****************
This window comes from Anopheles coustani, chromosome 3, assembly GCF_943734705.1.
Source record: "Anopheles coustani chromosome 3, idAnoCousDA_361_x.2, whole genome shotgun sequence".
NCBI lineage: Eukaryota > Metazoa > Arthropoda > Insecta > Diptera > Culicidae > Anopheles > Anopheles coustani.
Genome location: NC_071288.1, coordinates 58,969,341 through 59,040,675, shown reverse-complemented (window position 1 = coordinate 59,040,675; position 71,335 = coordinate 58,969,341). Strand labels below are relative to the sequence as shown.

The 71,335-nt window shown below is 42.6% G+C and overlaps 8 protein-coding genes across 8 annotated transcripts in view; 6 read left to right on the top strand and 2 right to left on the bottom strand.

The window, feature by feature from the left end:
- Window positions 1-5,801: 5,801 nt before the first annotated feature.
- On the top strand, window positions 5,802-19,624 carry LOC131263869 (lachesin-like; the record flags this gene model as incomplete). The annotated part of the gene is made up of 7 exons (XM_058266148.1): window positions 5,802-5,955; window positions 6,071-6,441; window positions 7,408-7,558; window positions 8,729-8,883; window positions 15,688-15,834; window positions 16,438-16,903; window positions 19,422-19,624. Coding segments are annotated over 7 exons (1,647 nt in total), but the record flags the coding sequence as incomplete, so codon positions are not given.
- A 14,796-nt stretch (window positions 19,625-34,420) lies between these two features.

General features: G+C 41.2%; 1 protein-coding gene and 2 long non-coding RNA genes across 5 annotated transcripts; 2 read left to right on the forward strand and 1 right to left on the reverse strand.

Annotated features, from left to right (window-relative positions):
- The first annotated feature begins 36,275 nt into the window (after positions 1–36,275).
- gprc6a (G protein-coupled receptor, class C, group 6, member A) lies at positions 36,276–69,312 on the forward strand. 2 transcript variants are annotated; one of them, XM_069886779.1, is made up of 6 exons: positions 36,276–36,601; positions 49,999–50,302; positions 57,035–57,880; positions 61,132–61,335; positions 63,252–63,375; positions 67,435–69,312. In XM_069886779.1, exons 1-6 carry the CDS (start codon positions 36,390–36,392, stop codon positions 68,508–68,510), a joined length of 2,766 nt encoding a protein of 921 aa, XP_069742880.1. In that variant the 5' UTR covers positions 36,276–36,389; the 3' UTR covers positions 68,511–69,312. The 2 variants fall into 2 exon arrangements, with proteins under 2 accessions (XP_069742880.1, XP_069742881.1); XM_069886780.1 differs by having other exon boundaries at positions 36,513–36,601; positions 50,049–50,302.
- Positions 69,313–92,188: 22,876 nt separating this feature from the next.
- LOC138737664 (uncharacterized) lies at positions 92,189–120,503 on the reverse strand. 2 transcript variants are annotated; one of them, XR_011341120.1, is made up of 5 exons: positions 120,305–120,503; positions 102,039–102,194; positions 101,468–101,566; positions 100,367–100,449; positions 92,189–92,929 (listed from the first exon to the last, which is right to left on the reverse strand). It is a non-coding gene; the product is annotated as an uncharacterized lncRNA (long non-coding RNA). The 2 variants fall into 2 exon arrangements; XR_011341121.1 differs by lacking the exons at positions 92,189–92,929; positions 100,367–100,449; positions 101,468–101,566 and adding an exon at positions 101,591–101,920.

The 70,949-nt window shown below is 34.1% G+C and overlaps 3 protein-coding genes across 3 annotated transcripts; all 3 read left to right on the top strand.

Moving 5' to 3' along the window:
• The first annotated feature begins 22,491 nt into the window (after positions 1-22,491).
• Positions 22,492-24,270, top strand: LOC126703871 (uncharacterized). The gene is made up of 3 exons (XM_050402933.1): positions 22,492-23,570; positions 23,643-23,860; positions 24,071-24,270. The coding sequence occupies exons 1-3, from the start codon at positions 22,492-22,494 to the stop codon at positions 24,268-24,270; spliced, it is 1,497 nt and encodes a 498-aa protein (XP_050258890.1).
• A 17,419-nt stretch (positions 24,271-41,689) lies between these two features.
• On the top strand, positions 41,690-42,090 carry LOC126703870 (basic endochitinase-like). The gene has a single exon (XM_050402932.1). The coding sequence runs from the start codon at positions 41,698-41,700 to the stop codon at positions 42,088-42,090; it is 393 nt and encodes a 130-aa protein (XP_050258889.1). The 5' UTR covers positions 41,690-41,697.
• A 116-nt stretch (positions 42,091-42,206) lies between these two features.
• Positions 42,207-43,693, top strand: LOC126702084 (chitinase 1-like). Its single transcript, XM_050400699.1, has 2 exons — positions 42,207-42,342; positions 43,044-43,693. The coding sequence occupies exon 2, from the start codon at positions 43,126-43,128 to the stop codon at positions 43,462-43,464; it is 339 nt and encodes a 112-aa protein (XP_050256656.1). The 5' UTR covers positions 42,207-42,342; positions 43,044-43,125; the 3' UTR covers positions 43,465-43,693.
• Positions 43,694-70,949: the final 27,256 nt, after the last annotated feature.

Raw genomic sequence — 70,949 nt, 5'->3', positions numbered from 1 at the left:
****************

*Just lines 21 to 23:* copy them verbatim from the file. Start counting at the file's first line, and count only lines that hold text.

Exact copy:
• On the top strand, positions 41,690-42,090 carry LOC126703870 (basic endochitinase-like). The gene has a single exon (XM_050402932.1). The coding sequence runs from the start codon at positions 41,698-41,700 to the stop codon at positions 42,088-42,090; it is 393 nt and encodes a 130-aa protein (XP_050258889.1). The 5' UTR covers positions 41,690-41,697.
• A 116-nt stretch (positions 42,091-42,206) lies between these two features.
• Positions 42,207-43,693, top strand: LOC126702084 (chitinase 1-like). Its single transcript, XM_050400699.1, has 2 exons — positions 42,207-42,342; positions 43,044-43,693. The coding sequence occupies exon 2, from the start codon at positions 43,126-43,128 to the stop codon at positions 43,462-43,464; it is 339 nt and encodes a 112-aa protein (XP_050256656.1). The 5' UTR covers positions 42,207-42,342; positions 43,044-43,125; the 3' UTR covers positions 43,465-43,693.